As the result of the fall, though, there are now 3 curses.  The first curse is given to the serpent in verses 14-15,

So the Lord God said to the serpent, “Because you have done this,

“Cursed are you above all livestock

    and all wild animals!

You will crawl on your belly

    and you will eat dust

    all the days of your life.

And I will put enmity

    between you and the woman,

    and between your offspring and hers;

he will crush your head,

    and you will strike his heel.”

The serpent will suffer physical changes and lifestyle changes, crawling in the dust for the remainder of its days.  I know some people keep snakes as pets, and I personally don’t have a problem holding one of touching one, but I can’t say I’d ever want to cuddle up with one.  They’re not exactly lovable creatures, and I’m sure a large part of that is the result of the serpent’s deception.  But let’s look at the second half of this.  Some commentaries see nothing more than ongoing hatred between man and snakes.  But the phrasing indicates more than this is going on – it extends to the offspring of the woman and the offspring of the serpent.

The offspring of the serpent could refer to the one who possessed the serpent, Satan, the Evil One.  And the offspring of the woman, literally “her seed” may refer to the virgin birth of Jesus since the verse does not say “their seed.”  This verse contains the masculine, third-person singular “he” in the phrase “he will crush your head.”  A seed of the woman will crush the head (i.e. provide a fatal blow), not to the descendants of the serpent (we don’t expect all snakes to be killed by mankind), but by the one who started all of this, Satan himself.

This is the first prophetic promise that God already knows the problem created by man’s sin, but has already begin a plan to redeem mankind from his sin.   In Romans 16:20, Paul writes that the God of Peace will soon crush Satan under your feet.  There is a continual struggle of each generation for the good to overcome the evil while the evil tries to overcome the good.  Until our Redeemer, the Messiah, the Seed of the Woman, finally defeats Satan and in Revelation 20:10 throws Satan in the lake of burning sulfur.

We’ll get to more of this in a moment, but let’s discuss the other two curses first.

The second curse belongs to the woman –

To the woman he said,

 “I will make your pains in childbearing very severe;

    with painful labor you will give birth to children.

Your desire will be for your husband,

    and he will rule over you.”

The relationship between the wife and her husband were changed forever.  Judgement fell on Eve and her offspring in what was uniquely hers as a woman.  While death has entered the world, life will continue, but the pain of childbirth will be a continuing reminder of Eve’s role in bring the fall to all mankind.

Also, her desire will be for her husband, and he will rule over her.  There are several possible meanings here, but the one that seems true to me and is in line with the New Testament is that wife will seek to dominate the relationship and will no longer intuitively submit to her husband as his “helper.”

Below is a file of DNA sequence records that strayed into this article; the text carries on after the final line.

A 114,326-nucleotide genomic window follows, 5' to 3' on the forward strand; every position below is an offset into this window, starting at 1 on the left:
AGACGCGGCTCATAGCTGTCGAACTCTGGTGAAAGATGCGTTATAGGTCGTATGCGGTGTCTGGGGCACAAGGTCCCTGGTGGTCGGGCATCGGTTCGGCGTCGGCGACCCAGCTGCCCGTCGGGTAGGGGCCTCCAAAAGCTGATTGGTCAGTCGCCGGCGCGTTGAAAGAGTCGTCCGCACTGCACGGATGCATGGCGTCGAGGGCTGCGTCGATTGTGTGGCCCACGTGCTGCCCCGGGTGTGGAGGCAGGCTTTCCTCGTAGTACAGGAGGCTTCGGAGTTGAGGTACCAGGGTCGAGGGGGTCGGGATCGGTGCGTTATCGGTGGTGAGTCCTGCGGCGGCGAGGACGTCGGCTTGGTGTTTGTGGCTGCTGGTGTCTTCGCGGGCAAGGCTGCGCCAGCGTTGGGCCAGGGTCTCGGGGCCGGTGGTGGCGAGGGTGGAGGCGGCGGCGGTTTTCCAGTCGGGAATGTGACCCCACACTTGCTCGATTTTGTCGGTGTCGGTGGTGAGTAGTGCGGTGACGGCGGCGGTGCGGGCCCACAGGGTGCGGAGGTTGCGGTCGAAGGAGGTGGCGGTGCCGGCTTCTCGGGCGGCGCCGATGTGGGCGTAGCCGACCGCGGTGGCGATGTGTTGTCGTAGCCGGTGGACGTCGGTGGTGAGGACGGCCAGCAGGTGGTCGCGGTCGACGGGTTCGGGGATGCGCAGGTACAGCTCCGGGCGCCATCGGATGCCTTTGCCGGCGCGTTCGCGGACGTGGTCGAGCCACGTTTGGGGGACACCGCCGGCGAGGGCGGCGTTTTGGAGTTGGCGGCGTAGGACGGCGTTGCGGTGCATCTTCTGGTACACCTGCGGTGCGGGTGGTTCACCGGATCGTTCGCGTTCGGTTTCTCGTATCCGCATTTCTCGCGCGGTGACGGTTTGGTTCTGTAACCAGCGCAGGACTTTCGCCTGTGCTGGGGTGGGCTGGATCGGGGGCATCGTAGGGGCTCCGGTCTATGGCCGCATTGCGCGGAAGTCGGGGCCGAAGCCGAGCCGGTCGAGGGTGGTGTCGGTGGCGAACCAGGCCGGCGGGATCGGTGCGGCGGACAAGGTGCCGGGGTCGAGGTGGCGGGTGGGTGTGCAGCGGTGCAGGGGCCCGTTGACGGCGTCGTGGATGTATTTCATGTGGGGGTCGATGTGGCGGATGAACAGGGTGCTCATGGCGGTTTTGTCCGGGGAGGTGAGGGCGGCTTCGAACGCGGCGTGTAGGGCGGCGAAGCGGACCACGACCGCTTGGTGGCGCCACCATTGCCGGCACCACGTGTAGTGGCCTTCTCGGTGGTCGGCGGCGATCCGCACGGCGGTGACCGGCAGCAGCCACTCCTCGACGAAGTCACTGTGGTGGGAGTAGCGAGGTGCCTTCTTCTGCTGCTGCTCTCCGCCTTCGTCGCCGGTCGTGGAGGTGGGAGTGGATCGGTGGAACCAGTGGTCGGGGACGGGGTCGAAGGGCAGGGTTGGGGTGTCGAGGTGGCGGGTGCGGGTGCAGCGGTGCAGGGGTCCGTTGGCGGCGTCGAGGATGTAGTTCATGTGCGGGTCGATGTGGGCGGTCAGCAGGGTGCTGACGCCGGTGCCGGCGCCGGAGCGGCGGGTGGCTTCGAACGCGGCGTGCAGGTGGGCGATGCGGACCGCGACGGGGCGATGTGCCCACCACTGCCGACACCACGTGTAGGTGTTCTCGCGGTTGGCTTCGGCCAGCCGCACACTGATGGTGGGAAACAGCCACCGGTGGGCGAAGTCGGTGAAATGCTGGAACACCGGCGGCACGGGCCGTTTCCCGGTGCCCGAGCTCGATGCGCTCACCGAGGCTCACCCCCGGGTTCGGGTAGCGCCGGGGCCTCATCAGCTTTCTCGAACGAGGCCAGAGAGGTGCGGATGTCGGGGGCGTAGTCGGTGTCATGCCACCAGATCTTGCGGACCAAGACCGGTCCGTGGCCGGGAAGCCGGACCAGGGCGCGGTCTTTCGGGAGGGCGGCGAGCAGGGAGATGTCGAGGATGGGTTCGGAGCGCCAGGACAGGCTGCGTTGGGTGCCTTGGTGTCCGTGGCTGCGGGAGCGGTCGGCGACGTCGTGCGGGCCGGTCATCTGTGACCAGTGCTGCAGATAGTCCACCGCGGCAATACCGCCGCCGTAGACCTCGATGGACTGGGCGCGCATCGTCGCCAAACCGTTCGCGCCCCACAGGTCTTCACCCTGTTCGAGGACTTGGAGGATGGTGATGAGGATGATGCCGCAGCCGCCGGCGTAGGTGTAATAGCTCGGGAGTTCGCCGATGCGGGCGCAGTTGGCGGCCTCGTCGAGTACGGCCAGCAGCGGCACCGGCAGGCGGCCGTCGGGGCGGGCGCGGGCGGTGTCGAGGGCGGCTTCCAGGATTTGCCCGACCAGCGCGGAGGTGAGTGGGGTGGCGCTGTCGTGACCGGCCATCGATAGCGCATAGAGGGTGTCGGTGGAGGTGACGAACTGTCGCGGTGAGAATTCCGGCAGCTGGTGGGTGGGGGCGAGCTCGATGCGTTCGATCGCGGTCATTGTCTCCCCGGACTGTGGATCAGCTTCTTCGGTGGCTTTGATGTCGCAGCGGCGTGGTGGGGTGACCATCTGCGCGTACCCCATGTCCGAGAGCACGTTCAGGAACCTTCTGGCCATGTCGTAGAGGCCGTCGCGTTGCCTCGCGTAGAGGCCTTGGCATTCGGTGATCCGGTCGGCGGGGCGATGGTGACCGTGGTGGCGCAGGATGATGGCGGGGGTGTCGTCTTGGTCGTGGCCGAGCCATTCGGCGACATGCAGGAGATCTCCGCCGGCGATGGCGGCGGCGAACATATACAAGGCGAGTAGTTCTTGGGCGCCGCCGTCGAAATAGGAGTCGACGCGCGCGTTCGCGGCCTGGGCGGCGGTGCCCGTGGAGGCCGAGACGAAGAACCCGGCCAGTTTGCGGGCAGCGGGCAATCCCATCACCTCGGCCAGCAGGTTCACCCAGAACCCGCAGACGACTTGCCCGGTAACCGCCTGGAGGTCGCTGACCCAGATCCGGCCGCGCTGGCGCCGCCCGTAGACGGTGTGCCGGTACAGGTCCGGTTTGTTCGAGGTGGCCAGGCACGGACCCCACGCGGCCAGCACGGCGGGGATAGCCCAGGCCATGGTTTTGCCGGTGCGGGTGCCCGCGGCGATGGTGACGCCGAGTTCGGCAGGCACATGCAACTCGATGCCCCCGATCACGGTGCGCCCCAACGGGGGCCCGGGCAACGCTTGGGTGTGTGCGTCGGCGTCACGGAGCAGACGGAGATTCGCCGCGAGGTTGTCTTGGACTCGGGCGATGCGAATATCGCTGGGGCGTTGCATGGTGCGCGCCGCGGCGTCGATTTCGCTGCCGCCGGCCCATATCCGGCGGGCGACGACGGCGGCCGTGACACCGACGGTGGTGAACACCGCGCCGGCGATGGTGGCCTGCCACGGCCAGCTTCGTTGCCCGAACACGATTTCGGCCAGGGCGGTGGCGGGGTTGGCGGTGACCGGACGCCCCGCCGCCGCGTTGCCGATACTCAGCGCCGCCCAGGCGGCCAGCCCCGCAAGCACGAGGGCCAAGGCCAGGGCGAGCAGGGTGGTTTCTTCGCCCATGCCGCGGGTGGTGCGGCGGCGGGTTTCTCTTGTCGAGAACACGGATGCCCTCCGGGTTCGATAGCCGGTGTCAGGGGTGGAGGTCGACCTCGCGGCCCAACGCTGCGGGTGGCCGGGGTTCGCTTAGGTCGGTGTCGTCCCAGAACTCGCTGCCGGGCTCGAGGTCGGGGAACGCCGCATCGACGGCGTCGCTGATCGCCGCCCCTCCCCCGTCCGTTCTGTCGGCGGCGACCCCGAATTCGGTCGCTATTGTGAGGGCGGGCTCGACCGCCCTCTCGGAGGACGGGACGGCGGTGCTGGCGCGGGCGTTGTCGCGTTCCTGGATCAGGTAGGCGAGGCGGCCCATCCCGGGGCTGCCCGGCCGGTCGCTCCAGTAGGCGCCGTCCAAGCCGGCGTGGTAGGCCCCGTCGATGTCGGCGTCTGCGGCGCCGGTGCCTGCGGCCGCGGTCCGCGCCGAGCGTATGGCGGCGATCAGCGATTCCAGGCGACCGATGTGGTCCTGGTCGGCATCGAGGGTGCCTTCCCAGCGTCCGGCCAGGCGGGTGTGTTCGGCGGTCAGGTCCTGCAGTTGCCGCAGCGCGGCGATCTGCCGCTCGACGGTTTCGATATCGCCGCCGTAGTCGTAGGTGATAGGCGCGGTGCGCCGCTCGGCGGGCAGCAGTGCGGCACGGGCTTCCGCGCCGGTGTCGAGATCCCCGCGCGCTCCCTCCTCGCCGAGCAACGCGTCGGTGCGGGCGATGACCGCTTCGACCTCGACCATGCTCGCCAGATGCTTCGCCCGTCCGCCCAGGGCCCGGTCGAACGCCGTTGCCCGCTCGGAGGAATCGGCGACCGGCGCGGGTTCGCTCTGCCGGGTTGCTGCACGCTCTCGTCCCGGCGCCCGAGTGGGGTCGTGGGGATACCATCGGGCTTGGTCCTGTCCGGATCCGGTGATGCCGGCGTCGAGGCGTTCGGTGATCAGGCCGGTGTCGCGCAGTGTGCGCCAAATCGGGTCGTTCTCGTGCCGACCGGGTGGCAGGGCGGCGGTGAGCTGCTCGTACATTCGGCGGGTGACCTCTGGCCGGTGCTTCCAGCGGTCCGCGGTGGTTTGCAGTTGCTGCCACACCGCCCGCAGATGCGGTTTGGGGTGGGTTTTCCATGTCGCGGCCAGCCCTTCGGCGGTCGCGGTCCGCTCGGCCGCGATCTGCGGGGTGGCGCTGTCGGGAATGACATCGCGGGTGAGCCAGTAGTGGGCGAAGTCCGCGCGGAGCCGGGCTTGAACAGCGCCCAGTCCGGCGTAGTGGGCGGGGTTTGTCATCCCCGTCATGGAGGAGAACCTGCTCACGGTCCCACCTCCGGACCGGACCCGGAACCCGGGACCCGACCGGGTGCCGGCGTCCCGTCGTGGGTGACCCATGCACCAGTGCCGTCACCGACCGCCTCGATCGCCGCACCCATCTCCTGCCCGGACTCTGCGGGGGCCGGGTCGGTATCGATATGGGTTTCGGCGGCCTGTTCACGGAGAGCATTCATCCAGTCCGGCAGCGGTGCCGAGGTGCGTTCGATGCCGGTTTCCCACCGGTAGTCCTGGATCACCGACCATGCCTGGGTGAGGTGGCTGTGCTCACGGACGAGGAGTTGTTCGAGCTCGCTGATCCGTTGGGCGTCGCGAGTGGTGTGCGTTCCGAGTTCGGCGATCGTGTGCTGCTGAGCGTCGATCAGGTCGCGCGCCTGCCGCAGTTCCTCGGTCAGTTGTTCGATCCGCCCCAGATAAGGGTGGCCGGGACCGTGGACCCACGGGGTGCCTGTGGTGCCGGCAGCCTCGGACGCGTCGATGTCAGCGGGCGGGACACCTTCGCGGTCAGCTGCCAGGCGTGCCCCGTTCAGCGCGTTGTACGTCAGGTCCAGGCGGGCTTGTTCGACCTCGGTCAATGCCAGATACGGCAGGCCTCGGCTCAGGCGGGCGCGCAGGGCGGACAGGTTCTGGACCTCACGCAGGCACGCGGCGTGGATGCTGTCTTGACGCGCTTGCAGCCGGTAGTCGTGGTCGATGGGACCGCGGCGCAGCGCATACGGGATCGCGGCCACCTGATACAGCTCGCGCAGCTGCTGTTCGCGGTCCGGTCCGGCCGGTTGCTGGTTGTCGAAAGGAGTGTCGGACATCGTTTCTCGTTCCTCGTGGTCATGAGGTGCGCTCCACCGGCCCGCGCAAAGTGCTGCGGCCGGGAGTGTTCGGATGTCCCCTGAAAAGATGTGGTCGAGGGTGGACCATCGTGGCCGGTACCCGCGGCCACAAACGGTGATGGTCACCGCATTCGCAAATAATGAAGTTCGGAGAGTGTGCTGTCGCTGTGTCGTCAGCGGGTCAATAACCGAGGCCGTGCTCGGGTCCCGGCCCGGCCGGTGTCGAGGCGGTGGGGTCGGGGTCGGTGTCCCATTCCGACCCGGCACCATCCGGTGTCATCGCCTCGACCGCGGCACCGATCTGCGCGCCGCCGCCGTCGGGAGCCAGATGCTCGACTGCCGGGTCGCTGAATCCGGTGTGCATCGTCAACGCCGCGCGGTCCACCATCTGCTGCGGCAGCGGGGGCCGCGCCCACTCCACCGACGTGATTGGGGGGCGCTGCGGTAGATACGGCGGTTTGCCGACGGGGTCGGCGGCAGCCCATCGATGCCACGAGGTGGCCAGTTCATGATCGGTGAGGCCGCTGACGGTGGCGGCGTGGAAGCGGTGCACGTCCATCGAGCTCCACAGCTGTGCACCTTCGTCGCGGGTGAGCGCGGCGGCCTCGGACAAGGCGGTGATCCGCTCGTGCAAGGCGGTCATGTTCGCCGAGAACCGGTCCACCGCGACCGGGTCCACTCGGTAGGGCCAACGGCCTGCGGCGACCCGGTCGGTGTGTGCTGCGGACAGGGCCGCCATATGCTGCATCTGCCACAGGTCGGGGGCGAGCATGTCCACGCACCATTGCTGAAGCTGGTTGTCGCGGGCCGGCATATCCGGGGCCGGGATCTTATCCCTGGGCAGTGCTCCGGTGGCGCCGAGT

The third curse belongs to Adam, all mankind, and to the earth –

To Adam he said, “Because you listened to your wife and ate fruit from the tree about which I commanded you, ‘You must not eat from it,’

 “Cursed is the ground because of you;

    through painful toil you will eat food from it

    all the days of your life.

It will produce thorns and thistles for you,

    and you will eat the plants of the field.

By the sweat of your brow

    you will eat your food

until you return to the ground,

    since from it you were taken;

for dust you are

    and to dust you will return.”

While Eve was deceived, Adam rebelled, and it is this sin of pride and rebellion that draws the most severe discipline.  No longer will Adam and his wife be able to stroll through the garden and eat of the many fruits, but now Adam will have to work his entire life.  The world is no longer beautiful and pristine, but now tainted by sin.  The world itself has fallen.  Romans 8:20-22 puts it this way,

For the creation was subjected to frustration, not by its own choice, but by the will of the one who subjected it, in hope that the creation itself will be liberated from its bondage to decay and brought into the freedom and glory of the children of God.  We know that the whole creation has been groaning as in the pains of childbirth right up to the present time.

The world is in bondage to decay and death, just as all man, through the sin of one man, is in bondage to decay and death.  I want to point out a subtle change in the words of scripture – Genesis 1:26 says, “Let us make man in our image, in our likeness.”  But after the fall, Adam and Eve have sons Cain, Abel, and Seth.  Look at how Genesis 5 begins –

This is the written account of Adam’s family line.  

When God created mankind, he made them in the likeness of God.  He created them male and female and blessed them. And he named them “Mankind” when they were created.